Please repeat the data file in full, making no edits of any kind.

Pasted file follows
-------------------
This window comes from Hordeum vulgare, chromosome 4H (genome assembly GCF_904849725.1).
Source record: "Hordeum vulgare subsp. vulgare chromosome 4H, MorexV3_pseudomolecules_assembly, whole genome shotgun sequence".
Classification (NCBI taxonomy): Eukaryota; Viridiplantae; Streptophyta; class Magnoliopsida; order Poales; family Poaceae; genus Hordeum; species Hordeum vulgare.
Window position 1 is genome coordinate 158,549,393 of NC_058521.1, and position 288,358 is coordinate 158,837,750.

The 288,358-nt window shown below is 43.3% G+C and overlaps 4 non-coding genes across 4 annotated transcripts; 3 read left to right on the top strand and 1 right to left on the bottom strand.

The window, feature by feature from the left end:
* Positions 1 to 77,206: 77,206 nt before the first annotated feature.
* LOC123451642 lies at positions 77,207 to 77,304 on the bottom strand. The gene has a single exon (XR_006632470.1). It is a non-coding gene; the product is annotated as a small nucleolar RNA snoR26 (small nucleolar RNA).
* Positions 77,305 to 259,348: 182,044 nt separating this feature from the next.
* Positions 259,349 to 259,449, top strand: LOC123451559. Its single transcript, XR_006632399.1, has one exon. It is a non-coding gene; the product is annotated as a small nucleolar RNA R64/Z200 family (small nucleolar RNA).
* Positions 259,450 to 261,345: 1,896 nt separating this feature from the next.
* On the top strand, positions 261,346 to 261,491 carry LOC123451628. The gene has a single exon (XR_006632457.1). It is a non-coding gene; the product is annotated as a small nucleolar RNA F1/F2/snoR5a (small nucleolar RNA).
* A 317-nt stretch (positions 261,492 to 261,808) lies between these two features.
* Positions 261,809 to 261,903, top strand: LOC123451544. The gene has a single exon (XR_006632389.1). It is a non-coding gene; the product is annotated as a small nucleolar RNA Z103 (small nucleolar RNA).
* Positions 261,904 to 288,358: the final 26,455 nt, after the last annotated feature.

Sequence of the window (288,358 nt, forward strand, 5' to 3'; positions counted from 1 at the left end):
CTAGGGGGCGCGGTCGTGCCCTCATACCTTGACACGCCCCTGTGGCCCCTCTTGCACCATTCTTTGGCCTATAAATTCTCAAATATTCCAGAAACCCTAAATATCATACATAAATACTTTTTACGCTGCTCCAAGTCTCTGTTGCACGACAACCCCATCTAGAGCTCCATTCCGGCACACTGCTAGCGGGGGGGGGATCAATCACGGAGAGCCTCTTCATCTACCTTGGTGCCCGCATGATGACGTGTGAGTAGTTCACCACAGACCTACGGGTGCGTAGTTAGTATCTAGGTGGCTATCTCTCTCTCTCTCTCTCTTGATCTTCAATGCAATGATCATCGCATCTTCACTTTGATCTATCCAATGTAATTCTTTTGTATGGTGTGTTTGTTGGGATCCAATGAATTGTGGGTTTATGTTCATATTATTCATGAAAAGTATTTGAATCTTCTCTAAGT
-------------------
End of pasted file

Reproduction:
This window comes from Hordeum vulgare, chromosome 4H (genome assembly GCF_904849725.1).
Source record: "Hordeum vulgare subsp. vulgare chromosome 4H, MorexV3_pseudomolecules_assembly, whole genome shotgun sequence".
Classification (NCBI taxonomy): Eukaryota; Viridiplantae; Streptophyta; class Magnoliopsida; order Poales; family Poaceae; genus Hordeum; species Hordeum vulgare.
Window position 1 is genome coordinate 158,549,393 of NC_058521.1, and position 288,358 is coordinate 158,837,750.

The 288,358-nt window shown below is 43.3% G+C and overlaps 4 non-coding genes across 4 annotated transcripts; 3 read left to right on the top strand and 1 right to left on the bottom strand.

The window, feature by feature from the left end:
* Positions 1 to 77,206: 77,206 nt before the first annotated feature.
* LOC123451642 lies at positions 77,207 to 77,304 on the bottom strand. The gene has a single exon (XR_006632470.1). It is a non-coding gene; the product is annotated as a small nucleolar RNA snoR26 (small nucleolar RNA).
* Positions 77,305 to 259,348: 182,044 nt separating this feature from the next.
* Positions 259,349 to 259,449, top strand: LOC123451559. Its single transcript, XR_006632399.1, has one exon. It is a non-coding gene; the product is annotated as a small nucleolar RNA R64/Z200 family (small nucleolar RNA).
* Positions 259,450 to 261,345: 1,896 nt separating this feature from the next.
* On the top strand, positions 261,346 to 261,491 carry LOC123451628. The gene has a single exon (XR_006632457.1). It is a non-coding gene; the product is annotated as a small nucleolar RNA F1/F2/snoR5a (small nucleolar RNA).
* A 317-nt stretch (positions 261,492 to 261,808) lies between these two features.
* Positions 261,809 to 261,903, top strand: LOC123451544. The gene has a single exon (XR_006632389.1). It is a non-coding gene; the product is annotated as a small nucleolar RNA Z103 (small nucleolar RNA).
* Positions 261,904 to 288,358: the final 26,455 nt, after the last annotated feature.

Sequence of the window (288,358 nt, forward strand, 5' to 3'; positions counted from 1 at the left end):
CTAGGGGGCGCGGTCGTGCCCTCATACCTTGACACGCCCCTGTGGCCCCTCTTGCACCATTCTTTGGCCTATAAATTCTCAAATATTCCAGAAACCCTAAATATCATACATAAATACTTTTTACGCTGCTCCAAGTCTCTGTTGCACGACAACCCCATCTAGAGCTCCATTCCGGCACACTGCTAGCGGGGGGGGGATCAATCACGGAGAGCCTCTTCATCTACCTTGGTGCCCGCATGATGACGTGTGAGTAGTTCACCACAGACCTACGGGTGCGTAGTTAGTATCTAGGTGGCTATCTCTCTCTCTCTCTCTCTTGATCTTCAATGCAATGATCATCGCATCTTCACTTTGATCTATCCAATGTAATTCTTTTGTATGGTGTGTTTGTTGGGATCCAATGAATTGTGGGTTTATGTTCATATTATTCATGAAAAGTATTTGAATCTTCTCTAAGT